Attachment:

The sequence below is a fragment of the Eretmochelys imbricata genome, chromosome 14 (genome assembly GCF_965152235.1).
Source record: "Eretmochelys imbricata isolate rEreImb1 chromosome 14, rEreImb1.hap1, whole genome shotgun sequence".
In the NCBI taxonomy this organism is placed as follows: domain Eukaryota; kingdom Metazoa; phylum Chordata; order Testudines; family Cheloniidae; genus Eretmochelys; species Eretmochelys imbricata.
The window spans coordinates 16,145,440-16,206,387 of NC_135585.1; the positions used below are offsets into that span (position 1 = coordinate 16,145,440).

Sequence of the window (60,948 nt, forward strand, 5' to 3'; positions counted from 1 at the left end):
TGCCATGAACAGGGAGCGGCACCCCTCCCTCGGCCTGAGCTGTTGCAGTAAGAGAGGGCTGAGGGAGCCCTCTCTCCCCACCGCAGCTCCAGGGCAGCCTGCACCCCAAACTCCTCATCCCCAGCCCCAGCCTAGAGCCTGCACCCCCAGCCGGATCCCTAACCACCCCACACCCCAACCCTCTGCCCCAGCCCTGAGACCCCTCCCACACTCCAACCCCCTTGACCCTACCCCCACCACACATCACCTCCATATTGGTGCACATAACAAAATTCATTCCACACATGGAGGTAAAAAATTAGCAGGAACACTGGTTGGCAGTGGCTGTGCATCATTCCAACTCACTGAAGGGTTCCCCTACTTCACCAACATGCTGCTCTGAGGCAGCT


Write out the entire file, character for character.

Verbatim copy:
The sequence below is a fragment of the Eretmochelys imbricata genome, chromosome 14 (genome assembly GCF_965152235.1).
Source record: "Eretmochelys imbricata isolate rEreImb1 chromosome 14, rEreImb1.hap1, whole genome shotgun sequence".
In the NCBI taxonomy this organism is placed as follows: domain Eukaryota; kingdom Metazoa; phylum Chordata; order Testudines; family Cheloniidae; genus Eretmochelys; species Eretmochelys imbricata.
The window spans coordinates 16,145,440-16,206,387 of NC_135585.1; the positions used below are offsets into that span (position 1 = coordinate 16,145,440).

Sequence of the window (60,948 nt, forward strand, 5' to 3'; positions counted from 1 at the left end):
TGCCATGAACAGGGAGCGGCACCCCTCCCTCGGCCTGAGCTGTTGCAGTAAGAGAGGGCTGAGGGAGCCCTCTCTCCCCACCGCAGCTCCAGGGCAGCCTGCACCCCAAACTCCTCATCCCCAGCCCCAGCCTAGAGCCTGCACCCCCAGCCGGATCCCTAACCACCCCACACCCCAACCCTCTGCCCCAGCCCTGAGACCCCTCCCACACTCCAACCCCCTTGACCCTACCCCCACCACACATCACCTCCATATTGGTGCACATAACAAAATTCATTCCACACATGGAGGTAAAAAATTAGCAGGAACACTGGTTGGCAGTGGCTGTGCATCATTCCAACTCACTGAAGGGTTCCCCTACTTCACCAACATGCTGCTCTGAGGCAGCT